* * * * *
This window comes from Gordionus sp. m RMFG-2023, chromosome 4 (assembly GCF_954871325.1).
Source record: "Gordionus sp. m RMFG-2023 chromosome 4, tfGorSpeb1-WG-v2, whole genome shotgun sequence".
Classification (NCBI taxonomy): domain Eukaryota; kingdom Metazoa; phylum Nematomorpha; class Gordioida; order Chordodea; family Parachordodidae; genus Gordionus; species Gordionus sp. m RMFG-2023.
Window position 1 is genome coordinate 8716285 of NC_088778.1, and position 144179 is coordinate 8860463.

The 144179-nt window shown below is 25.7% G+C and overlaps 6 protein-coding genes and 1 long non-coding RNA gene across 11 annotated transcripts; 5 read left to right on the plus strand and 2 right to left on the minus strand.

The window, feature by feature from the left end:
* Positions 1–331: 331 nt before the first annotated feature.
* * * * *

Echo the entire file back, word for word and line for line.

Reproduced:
This window comes from Gordionus sp. m RMFG-2023, chromosome 4 (assembly GCF_954871325.1).
Source record: "Gordionus sp. m RMFG-2023 chromosome 4, tfGorSpeb1-WG-v2, whole genome shotgun sequence".
Classification (NCBI taxonomy): domain Eukaryota; kingdom Metazoa; phylum Nematomorpha; class Gordioida; order Chordodea; family Parachordodidae; genus Gordionus; species Gordionus sp. m RMFG-2023.
Window position 1 is genome coordinate 8716285 of NC_088778.1, and position 144179 is coordinate 8860463.

The 144179-nt window shown below is 25.7% G+C and overlaps 6 protein-coding genes and 1 long non-coding RNA gene across 11 annotated transcripts; 5 read left to right on the plus strand and 2 right to left on the minus strand.

The window, feature by feature from the left end:
* Positions 1–331: 331 nt before the first annotated feature.